>>>> main memory is either useful or not; if it is not useful (if it was
>>>> allocated for one very large request and not used much after that), we
>>>> should find a way to identify unusually large requests and avoid
>>>> caching it."  If you're playing a movie, sure; but in most cases, the
>>>> cache was useful for a time, then stopped being useful.  Treating the
>>>> persistent grants the same way makes sense to me.
>>> Right, this is what I was trying to suggest with the MRU scheme. If you
>>> are using lots of grants and you keep on reusing them then they remain
>>> persistent and don't get reclaimed. If you are not reusing them for a
>>> while then they get reclaimed. If you make "for a while" big enough then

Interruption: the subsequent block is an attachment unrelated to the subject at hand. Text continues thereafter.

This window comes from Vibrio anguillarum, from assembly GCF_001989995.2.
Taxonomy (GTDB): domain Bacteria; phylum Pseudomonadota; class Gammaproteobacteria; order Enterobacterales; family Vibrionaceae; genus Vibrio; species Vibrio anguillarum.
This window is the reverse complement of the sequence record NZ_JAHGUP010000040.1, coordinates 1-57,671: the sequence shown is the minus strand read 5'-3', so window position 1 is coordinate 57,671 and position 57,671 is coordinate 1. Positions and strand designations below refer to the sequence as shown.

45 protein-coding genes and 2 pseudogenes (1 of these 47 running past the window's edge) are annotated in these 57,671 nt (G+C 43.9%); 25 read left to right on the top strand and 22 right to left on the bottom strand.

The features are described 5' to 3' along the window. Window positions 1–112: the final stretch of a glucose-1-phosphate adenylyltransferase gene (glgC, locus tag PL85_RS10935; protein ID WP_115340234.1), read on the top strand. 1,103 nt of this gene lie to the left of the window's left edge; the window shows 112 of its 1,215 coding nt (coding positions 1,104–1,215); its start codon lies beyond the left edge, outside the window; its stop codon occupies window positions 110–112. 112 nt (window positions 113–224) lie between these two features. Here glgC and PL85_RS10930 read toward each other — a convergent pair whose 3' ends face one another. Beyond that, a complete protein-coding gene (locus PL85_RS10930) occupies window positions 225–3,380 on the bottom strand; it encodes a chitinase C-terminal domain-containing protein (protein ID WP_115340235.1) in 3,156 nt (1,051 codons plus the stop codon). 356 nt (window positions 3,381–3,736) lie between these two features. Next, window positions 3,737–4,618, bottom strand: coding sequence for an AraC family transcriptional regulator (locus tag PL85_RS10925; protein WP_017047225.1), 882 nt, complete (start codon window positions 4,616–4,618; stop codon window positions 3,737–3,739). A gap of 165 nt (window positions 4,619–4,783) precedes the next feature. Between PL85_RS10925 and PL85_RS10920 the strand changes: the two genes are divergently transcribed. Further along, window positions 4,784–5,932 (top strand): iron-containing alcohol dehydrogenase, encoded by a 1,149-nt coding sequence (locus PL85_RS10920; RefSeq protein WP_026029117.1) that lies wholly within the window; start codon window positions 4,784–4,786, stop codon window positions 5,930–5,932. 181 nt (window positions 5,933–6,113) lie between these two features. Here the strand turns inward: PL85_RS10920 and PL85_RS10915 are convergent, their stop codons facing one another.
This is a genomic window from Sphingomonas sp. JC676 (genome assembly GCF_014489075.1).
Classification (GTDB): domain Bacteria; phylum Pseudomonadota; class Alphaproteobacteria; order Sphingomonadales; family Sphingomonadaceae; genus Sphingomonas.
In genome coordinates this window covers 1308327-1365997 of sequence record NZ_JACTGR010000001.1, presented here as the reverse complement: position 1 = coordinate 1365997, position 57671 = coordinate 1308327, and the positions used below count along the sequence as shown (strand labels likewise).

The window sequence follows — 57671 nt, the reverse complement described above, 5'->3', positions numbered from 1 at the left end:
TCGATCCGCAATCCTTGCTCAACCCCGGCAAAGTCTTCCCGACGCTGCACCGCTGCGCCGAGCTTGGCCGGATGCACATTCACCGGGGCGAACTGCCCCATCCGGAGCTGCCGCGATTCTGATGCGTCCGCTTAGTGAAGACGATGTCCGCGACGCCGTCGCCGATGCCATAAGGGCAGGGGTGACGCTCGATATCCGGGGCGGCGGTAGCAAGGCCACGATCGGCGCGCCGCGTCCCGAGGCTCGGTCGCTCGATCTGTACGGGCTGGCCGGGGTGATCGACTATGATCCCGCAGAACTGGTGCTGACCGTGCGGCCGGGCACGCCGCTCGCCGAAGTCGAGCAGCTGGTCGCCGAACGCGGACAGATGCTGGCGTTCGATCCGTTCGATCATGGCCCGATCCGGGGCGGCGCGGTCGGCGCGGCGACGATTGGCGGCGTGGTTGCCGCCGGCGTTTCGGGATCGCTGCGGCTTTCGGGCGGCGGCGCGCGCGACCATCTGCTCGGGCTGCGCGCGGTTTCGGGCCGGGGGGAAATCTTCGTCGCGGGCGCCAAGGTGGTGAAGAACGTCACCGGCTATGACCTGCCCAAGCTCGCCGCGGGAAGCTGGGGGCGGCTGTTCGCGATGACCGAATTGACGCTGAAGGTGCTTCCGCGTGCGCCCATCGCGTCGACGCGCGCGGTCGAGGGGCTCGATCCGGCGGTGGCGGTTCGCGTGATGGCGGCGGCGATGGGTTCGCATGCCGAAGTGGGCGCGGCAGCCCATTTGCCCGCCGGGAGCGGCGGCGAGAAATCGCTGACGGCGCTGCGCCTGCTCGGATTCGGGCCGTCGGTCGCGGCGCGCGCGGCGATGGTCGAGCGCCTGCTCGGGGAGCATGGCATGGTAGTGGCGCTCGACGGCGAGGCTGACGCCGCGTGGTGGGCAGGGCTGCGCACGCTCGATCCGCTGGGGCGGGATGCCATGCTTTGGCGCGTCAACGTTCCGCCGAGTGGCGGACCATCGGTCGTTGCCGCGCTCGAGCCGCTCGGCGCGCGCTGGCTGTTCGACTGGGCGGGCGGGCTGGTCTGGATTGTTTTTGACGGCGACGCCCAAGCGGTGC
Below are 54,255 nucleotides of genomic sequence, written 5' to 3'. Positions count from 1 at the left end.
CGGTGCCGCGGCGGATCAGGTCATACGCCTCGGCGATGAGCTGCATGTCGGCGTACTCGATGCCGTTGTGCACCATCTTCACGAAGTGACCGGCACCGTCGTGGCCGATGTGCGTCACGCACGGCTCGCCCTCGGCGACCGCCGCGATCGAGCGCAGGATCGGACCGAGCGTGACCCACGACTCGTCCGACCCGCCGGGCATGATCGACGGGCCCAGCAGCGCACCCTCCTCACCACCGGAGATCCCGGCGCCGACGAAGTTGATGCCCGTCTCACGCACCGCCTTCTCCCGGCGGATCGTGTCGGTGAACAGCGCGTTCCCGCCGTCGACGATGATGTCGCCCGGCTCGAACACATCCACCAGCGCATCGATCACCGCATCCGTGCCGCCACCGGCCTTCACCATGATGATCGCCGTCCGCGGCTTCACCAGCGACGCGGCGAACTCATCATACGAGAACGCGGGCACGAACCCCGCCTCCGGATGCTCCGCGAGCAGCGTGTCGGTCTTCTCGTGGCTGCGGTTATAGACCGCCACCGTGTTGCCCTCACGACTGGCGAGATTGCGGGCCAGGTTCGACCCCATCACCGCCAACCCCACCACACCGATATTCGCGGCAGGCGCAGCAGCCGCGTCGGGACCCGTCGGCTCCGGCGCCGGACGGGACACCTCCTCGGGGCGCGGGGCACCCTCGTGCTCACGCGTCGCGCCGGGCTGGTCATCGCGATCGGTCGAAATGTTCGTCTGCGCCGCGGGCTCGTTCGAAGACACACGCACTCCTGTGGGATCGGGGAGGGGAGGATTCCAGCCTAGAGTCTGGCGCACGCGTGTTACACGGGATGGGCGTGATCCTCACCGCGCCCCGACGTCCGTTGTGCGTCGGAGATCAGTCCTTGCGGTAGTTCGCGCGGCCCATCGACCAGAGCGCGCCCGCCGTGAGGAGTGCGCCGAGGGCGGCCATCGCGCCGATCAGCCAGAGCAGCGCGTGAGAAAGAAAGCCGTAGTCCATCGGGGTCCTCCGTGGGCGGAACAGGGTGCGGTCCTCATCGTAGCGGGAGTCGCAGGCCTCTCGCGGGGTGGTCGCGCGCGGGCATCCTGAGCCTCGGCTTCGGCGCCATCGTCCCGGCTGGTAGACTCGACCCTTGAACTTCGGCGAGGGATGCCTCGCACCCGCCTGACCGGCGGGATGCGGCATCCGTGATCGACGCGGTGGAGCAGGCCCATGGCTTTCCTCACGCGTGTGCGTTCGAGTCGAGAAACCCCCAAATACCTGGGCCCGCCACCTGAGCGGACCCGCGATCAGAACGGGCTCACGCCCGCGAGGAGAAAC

>>> you should find you aren't unintentionally falling back to a map/unmap
>>> scheme.
>> And I was trying to say that I agreed with you. :-)
> Excellent ;-)

I also agree that this is the best solution, I will start looking at
implementing it.

>> BTW, I presume "MRU" stands for "Most Recently Used", and means "Keep 
>> the most recently used"; is there a practical difference between that 
>> and "LRU" ("Discard the Least Recently Used")?
> I started off with LRU and then got my self confused and changed it
> everywhere. Yes I mean keep Most Recently Used == discard Least Recently
> Used.

This will help if the disk is only doing intermittent bursts of data,
but if the disk is under high I/O during a long time we might end up
under the same situation (all grants hoarded by a single disk). We
should make sure that there's always a buffer of unused grants so other
disks or nic interfaces can continue to work as expected.